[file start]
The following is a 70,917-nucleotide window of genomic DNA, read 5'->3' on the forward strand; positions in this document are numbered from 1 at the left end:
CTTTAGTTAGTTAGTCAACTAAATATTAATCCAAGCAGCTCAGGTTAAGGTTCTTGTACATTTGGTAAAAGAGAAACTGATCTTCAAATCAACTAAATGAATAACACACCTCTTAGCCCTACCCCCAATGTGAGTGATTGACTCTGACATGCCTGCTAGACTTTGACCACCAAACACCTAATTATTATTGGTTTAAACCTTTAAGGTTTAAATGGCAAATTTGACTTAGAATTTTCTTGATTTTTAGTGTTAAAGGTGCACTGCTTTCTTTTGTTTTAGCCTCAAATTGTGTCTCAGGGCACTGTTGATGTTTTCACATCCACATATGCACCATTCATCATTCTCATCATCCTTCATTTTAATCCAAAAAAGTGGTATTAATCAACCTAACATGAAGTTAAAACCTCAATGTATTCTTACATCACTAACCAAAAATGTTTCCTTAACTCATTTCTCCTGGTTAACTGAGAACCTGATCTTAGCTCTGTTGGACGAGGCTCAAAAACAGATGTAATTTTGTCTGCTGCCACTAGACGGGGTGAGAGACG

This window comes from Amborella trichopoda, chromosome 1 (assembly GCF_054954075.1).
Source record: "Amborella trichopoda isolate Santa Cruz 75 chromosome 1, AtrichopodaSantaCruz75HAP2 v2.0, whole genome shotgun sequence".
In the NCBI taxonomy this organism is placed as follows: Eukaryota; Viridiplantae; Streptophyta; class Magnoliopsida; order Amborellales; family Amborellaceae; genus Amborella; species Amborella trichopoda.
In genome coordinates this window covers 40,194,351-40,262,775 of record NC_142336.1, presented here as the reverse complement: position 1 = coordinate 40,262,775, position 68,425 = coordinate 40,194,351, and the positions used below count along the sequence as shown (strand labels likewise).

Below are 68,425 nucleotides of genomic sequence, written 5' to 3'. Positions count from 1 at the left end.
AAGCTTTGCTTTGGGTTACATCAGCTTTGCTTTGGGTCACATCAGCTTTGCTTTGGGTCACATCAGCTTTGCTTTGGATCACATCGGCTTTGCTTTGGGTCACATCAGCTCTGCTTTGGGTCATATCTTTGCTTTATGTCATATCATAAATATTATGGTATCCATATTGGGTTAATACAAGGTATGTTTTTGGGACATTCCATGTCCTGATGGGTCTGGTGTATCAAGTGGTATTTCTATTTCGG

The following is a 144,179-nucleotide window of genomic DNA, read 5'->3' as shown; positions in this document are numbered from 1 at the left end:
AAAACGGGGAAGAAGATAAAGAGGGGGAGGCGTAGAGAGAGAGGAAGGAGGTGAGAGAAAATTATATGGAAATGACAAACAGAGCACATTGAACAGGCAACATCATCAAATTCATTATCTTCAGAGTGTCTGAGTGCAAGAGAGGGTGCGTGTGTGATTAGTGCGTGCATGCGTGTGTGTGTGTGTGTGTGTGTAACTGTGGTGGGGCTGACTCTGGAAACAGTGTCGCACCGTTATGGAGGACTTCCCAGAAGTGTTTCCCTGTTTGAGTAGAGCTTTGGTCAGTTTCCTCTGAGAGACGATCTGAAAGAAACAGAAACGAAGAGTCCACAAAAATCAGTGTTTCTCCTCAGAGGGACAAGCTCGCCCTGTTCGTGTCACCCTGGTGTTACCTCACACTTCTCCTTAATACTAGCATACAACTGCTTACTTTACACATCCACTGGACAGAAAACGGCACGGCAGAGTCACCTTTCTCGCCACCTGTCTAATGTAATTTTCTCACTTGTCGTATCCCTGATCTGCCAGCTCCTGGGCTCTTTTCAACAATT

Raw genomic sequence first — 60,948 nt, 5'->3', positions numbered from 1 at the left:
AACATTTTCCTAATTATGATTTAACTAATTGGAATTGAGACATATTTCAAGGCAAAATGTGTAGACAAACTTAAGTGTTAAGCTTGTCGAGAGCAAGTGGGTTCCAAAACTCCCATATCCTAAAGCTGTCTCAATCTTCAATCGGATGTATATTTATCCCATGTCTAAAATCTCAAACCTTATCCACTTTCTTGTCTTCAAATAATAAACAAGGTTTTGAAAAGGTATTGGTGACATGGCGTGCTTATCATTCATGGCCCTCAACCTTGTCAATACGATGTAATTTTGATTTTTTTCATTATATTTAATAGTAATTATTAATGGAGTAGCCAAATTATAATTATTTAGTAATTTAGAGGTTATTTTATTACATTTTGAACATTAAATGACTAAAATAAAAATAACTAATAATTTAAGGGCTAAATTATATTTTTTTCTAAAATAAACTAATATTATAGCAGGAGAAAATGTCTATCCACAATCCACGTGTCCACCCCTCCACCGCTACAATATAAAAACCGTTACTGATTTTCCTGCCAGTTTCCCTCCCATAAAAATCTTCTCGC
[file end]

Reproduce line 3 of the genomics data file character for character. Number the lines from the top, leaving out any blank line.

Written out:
This window comes from Amborella trichopoda, chromosome 1 (assembly GCF_054954075.1).